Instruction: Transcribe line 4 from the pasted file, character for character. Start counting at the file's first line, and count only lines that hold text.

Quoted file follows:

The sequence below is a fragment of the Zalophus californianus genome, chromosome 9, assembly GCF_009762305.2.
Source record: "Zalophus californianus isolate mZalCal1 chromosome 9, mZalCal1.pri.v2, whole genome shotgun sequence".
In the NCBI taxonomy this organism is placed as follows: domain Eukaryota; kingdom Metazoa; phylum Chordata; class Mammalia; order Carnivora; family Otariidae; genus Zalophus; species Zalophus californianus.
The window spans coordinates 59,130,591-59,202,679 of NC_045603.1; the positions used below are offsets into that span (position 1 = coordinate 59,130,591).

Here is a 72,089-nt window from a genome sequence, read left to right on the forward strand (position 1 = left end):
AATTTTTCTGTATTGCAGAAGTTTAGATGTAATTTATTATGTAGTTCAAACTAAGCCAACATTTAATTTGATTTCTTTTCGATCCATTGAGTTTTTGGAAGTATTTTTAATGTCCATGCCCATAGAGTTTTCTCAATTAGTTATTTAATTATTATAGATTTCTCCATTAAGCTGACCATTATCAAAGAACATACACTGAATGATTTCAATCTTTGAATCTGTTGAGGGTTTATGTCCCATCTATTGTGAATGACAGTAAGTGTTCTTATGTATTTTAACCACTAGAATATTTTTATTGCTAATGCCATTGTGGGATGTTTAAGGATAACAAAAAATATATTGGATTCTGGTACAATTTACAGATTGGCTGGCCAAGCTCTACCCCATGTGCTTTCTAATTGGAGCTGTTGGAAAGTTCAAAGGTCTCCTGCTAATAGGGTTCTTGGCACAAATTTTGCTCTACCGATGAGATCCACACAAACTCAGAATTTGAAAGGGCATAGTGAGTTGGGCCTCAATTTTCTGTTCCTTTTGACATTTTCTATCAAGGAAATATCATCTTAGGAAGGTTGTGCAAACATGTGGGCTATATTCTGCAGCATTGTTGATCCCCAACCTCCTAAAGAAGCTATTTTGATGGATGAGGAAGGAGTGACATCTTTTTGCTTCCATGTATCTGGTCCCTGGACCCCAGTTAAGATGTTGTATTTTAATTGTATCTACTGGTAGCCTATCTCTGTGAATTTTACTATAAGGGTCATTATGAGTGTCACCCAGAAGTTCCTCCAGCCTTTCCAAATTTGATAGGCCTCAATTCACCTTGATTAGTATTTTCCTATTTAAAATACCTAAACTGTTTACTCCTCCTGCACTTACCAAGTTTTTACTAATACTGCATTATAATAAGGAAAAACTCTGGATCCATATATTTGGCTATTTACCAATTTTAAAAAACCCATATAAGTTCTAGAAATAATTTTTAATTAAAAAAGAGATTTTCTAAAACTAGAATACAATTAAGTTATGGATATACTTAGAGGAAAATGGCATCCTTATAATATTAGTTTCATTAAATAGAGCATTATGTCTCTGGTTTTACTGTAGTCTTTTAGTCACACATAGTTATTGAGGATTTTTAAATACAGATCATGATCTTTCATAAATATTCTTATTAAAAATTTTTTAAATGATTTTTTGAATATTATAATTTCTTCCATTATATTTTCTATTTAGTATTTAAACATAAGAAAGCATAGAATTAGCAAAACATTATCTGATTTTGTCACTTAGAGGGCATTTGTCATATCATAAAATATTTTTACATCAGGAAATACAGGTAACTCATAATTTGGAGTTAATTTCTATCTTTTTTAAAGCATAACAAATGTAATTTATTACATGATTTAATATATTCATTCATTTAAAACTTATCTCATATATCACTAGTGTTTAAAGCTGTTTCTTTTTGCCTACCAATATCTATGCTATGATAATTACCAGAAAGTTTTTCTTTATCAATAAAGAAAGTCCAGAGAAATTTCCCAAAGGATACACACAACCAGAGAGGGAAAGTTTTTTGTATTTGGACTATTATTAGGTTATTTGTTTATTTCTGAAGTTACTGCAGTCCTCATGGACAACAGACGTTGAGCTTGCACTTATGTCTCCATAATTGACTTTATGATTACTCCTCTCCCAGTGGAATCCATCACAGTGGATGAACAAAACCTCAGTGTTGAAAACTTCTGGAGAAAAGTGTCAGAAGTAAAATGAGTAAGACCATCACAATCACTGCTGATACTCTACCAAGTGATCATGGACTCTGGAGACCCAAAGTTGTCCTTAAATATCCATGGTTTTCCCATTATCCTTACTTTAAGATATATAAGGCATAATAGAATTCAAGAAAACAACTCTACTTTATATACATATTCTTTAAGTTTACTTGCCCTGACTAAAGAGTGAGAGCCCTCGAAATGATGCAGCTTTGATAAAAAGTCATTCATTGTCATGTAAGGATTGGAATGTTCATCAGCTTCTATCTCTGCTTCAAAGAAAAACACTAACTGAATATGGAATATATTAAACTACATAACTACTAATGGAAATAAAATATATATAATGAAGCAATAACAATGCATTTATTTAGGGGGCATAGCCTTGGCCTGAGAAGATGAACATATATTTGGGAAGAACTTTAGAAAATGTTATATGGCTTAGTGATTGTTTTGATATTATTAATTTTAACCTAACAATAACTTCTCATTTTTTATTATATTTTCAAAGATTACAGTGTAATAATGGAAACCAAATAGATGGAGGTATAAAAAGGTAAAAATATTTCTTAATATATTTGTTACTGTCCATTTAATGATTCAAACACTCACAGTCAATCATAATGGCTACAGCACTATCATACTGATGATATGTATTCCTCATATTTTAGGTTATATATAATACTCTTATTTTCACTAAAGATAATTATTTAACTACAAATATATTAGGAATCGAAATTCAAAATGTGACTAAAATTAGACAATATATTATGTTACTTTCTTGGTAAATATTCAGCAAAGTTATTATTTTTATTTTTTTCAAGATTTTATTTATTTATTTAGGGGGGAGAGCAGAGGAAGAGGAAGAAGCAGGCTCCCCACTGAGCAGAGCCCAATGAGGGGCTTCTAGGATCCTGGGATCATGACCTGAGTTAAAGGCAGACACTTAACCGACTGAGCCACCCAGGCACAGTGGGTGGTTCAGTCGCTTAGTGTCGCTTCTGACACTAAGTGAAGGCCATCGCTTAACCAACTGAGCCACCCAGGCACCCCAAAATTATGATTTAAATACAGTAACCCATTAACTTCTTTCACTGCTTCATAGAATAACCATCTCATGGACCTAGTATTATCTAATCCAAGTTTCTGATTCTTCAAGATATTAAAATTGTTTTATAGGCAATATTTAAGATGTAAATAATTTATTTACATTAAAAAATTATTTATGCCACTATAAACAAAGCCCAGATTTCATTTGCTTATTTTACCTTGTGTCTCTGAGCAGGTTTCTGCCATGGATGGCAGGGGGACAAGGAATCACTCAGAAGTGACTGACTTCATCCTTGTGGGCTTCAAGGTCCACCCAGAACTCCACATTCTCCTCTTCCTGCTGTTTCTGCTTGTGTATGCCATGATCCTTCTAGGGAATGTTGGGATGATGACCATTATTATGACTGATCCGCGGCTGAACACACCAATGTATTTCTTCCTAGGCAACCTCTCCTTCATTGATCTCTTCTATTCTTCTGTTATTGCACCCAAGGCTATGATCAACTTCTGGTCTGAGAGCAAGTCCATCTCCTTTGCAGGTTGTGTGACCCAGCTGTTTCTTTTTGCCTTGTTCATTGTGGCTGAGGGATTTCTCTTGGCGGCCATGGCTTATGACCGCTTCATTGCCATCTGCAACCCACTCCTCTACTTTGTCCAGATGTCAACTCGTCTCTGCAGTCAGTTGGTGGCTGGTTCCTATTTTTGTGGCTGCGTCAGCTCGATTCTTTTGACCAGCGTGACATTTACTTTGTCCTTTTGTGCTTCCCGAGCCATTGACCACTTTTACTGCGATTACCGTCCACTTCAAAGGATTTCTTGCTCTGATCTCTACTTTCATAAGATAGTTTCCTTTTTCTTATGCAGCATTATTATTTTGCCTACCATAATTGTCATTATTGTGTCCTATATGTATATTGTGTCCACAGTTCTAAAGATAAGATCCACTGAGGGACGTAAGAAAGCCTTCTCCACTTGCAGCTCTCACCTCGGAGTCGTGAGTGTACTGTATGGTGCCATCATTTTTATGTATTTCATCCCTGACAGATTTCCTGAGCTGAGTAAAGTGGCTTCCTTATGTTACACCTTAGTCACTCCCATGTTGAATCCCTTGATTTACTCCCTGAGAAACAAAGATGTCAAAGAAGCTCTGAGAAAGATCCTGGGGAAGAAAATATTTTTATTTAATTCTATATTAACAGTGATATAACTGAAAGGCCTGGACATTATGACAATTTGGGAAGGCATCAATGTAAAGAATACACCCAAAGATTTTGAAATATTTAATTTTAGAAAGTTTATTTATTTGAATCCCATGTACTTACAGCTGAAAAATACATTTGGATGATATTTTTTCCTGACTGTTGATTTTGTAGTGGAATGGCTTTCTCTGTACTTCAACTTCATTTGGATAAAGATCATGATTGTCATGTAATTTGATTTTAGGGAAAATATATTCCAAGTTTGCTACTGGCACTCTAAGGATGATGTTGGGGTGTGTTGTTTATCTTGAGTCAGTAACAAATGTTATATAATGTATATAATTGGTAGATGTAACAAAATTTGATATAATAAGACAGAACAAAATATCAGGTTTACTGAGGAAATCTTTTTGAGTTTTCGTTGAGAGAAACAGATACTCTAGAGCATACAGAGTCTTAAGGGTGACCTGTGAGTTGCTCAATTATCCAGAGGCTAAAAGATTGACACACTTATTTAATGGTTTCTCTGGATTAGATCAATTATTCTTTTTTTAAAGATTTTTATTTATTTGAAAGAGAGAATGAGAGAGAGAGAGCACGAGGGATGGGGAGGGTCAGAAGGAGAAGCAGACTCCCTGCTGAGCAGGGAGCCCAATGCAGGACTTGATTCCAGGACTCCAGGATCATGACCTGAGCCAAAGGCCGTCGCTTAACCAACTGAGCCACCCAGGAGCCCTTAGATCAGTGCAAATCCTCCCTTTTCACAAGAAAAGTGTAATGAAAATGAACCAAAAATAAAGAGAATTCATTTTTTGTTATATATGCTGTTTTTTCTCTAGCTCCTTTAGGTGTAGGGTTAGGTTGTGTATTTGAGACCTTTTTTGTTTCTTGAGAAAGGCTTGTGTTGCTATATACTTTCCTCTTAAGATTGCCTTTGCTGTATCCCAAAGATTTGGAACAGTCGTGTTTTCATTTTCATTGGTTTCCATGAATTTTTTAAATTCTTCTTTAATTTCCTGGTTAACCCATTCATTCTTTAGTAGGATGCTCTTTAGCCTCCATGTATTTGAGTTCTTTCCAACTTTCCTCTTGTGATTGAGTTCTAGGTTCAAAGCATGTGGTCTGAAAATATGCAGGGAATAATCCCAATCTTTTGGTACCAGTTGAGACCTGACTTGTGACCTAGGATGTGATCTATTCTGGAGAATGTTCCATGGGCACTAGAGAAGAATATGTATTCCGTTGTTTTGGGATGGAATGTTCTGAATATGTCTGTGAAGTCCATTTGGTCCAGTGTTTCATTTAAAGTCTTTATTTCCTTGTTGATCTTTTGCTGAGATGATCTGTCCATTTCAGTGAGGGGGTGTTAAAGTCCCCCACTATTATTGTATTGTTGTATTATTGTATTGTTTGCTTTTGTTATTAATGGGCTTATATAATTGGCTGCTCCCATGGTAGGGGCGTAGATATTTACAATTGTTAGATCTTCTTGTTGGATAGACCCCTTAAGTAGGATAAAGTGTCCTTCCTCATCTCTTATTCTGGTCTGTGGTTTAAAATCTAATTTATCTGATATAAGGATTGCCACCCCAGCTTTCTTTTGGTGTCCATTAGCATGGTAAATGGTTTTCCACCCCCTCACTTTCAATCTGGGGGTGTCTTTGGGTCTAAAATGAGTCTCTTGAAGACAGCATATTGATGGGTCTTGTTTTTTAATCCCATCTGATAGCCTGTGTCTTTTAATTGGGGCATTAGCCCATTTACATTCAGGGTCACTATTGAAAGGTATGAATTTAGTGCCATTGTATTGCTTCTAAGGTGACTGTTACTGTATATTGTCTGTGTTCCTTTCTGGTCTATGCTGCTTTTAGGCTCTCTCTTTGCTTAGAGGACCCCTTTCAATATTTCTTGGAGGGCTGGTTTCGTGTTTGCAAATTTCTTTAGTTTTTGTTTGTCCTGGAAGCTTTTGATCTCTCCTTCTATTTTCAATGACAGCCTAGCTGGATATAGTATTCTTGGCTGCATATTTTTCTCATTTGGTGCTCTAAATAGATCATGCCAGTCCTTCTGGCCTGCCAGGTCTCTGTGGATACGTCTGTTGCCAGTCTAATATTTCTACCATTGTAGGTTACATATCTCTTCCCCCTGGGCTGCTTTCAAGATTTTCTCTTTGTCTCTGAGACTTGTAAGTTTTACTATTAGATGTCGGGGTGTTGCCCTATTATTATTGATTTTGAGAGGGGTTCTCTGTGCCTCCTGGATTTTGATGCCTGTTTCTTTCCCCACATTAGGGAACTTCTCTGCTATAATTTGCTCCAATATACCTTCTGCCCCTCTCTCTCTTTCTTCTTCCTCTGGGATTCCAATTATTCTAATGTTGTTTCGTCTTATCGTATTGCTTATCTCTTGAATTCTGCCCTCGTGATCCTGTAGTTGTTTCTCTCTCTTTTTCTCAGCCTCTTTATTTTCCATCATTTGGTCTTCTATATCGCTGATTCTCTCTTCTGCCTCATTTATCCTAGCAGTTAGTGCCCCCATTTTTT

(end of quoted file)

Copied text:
The window spans coordinates 59,130,591-59,202,679 of NC_045603.1; the positions used below are offsets into that span (position 1 = coordinate 59,130,591).